Black Drops

Black Drops is Shag’s contribution to the 2010 100 Artists See Satan fund-raising exhibit at the Grand Central Art Center in Santa Ana, California.
 
The work follows what seems to be a new format for his larger landscape paintings – a simple silhouette of rolling hills in the background, a continuous path from left to right, lifeless trees peppering the grayish landscape, and suggestive meaning through the people he paints paired with the symbolic animals that are so often painted throughout.
 
The theme of the exhibit (artists seeing Satan) freely gives Shag the chance to paint how he sees the figure of evil. In many of Shag’s past works, Satan was quite obvious. In fact, the paintings featuring the horned underworld leader often were the focal point of the work and often included him in the title, in works like “The Devil’s Good, You Silly Bean“. He was also the theme in his previous contribution to a past 100 Artists See Satan exhibit from 2004 with his BBQ three-color etching contribution. However, the current painting, Black Drops, challenges to look a bit deeper. The two boys with their pointed serpent tails are the only blatant tell tale signs of devils from the underworld. However, Satan himself is quite obvious in the painting, appearing as a bright green serpent emerging from a hollow dead tree, offering up the core of a forbidden apple in the gentle black hand grip of his tongue.
The mystery of the work, though, is in the subject matter (and title), “Black Drops”. Many of Shag’s newer works include mysterious black liquid drops, many dripping from the limbs of leafless trees. Is it oil or tar, polluting the pond below and contributing to the color of a now black fish? Current event references are rare and hidden well in Shag paintings. Is it lifeless blood or symbolic black tree sap? Or, is it something completely less interesting, a creative use of color and balance to give the work a more completed look, as he self admittedly has used his familiar cats for. Symbolic or not, what is interesting, is the suspended mirror floating in front of the lounging man, who now is unavoidably “seeing himself.”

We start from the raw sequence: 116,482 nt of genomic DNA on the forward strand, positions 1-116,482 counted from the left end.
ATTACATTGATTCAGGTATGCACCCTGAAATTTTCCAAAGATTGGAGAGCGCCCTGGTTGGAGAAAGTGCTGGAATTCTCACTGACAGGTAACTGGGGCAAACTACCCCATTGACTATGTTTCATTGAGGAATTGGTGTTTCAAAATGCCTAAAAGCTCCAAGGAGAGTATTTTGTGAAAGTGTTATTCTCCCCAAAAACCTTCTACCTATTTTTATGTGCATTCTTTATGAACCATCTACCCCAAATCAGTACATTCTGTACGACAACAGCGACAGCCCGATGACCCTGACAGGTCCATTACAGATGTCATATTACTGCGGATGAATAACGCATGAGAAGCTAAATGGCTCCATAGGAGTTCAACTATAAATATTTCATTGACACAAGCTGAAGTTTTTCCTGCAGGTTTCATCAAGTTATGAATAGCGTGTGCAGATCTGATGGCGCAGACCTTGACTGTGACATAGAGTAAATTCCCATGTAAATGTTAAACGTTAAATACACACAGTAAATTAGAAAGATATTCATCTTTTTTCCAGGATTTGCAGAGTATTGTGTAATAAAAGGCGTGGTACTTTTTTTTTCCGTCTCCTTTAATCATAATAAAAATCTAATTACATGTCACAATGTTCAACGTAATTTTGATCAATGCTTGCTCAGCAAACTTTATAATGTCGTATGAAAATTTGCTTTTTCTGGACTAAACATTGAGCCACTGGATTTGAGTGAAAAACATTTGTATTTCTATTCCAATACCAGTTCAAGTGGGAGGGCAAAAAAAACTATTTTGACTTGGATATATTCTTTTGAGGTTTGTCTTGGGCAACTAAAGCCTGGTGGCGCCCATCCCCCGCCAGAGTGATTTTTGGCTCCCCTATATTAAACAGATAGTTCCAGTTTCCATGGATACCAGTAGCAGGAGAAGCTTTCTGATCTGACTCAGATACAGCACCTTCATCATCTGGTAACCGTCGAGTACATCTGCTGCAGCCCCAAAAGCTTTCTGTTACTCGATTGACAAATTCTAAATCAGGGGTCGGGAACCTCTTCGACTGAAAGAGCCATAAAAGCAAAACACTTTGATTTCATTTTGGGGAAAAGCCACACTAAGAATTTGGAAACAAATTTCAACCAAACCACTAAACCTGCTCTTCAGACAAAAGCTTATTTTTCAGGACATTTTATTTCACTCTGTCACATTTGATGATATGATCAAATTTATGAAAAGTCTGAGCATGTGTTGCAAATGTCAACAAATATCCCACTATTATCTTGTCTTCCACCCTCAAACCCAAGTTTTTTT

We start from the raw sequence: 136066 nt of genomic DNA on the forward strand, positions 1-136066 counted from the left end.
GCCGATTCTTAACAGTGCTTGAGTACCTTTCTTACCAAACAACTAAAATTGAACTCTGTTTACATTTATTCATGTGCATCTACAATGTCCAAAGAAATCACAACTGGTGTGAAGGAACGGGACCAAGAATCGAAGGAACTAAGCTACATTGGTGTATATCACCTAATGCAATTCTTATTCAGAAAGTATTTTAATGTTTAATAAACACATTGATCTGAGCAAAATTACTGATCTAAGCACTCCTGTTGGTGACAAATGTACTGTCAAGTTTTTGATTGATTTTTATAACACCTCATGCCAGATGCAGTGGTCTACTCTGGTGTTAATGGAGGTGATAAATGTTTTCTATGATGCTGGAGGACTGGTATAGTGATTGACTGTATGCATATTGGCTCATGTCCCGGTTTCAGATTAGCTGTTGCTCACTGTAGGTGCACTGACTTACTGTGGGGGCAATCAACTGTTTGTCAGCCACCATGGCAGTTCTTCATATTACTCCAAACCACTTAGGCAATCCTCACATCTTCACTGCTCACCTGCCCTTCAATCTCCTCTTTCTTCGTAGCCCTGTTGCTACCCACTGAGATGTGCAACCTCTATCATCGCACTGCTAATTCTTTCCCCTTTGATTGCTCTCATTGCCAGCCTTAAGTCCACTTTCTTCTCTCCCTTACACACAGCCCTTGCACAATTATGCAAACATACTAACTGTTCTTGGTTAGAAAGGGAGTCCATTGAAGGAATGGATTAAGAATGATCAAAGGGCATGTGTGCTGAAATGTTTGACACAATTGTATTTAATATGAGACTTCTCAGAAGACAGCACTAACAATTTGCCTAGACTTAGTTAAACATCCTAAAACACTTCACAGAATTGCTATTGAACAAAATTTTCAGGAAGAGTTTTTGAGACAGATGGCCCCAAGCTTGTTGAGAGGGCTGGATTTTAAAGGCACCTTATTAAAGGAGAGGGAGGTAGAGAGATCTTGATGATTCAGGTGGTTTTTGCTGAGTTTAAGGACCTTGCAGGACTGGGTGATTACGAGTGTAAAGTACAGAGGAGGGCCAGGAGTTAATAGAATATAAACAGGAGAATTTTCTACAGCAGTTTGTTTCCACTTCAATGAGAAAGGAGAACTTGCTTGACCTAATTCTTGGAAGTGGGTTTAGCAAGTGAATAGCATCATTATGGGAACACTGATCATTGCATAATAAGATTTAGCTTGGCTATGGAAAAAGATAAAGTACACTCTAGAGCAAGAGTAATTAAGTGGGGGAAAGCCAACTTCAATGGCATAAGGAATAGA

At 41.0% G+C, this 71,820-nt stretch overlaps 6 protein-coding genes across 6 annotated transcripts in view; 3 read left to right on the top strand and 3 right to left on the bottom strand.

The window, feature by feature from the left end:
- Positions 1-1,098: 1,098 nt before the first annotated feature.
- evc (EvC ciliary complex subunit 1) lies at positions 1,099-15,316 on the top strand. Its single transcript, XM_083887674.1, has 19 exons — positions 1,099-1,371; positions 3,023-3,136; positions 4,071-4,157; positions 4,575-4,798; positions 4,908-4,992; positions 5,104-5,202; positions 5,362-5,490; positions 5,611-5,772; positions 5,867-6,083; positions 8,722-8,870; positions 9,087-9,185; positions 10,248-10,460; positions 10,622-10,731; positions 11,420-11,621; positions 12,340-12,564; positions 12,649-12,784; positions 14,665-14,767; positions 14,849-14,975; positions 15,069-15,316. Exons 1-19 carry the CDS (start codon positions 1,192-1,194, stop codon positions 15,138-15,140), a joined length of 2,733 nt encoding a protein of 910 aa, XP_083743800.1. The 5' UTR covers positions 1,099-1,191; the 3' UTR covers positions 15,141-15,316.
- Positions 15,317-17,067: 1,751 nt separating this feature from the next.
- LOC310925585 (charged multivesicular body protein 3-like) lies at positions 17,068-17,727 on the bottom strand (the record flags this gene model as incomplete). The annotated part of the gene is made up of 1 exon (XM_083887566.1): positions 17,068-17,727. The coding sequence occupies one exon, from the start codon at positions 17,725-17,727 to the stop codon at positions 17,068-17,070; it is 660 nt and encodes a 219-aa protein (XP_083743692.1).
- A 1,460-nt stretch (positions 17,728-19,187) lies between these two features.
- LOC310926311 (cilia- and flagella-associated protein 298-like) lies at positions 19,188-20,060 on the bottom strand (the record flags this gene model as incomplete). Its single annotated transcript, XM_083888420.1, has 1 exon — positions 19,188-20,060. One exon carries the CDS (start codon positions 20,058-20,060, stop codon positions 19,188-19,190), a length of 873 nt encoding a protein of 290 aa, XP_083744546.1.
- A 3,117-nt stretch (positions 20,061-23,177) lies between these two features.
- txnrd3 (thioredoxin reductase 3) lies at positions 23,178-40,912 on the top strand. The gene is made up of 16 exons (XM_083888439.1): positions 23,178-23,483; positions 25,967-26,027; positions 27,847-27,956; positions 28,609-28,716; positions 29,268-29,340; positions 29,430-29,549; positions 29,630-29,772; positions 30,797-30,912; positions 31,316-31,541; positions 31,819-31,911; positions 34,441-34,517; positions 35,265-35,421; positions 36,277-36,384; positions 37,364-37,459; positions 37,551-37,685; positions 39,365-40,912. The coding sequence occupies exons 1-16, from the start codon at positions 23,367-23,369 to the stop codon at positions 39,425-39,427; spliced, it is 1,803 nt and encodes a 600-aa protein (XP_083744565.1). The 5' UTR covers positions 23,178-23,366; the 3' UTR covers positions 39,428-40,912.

4 Responses to “Black Drops”

  1. Scott Says:

    Again, another dark themed painting from Shag for 2010. his new work is Shag, but not Shag…it’s like from the movie Superman 3 when superman turns bad. The whole time you want him to turn back. Hopefully Shag turns back to his old self in 2011.

  2. Jeff Says:

    Amen, he has gone downhill lately. Nothing he has done has had any interest to me, Bring back the old SHAG..

  3. Eric W. Kratzer Says:

    I would have to disagree with you boys – the new Shag, while dark and slightly disturbing is also new and experimental – I think that it’s wonderful that he’s trying something new! It feels nostalgic to me of Salvador Dali and Picasso’s Blue Period. I wouldn’t be surprised if history judged these pieces as the ones that really put Shag on the map. Check out MOMA in 30 years to find out! Eric

  4. Mark Says:

    I will have to agree with all three of you.
    I want the old SHAG, new SHAG interests me,
    as he is revealing more of his soul in these works,
    but I have no interest in buying any in the new style,
    yet I know every artist eventually gets bored with whatever
    they are doing of feels they have taken it as far as they can.

    Having said that, the new work does need to find a buying audience.
    I notice on this very blog that the “available paintings” is
    filled with paintings in this new style and latest shows appear
    to not be sold out of the SHAG paintings and digital prints created
    for them.

    It is not so surprising then that some Tiki elements have crept back
    in to his work. It may be that he is not as tired of it now that he has
    had a change to explore other avenues, but it is also possible he is
    seeing that the BUYERS are wanting “Classic SHAG” style works.

    MOMA may like SHAG in 30 years, but in the meantime he probably
    still wants to sell art. I’d be curious to see what happens if/when he
    releases a limited edition serigraph of the new style at ShagMart.

    Still, never underestimate the most collected living artist.
    He is as smart and savvy as they get.

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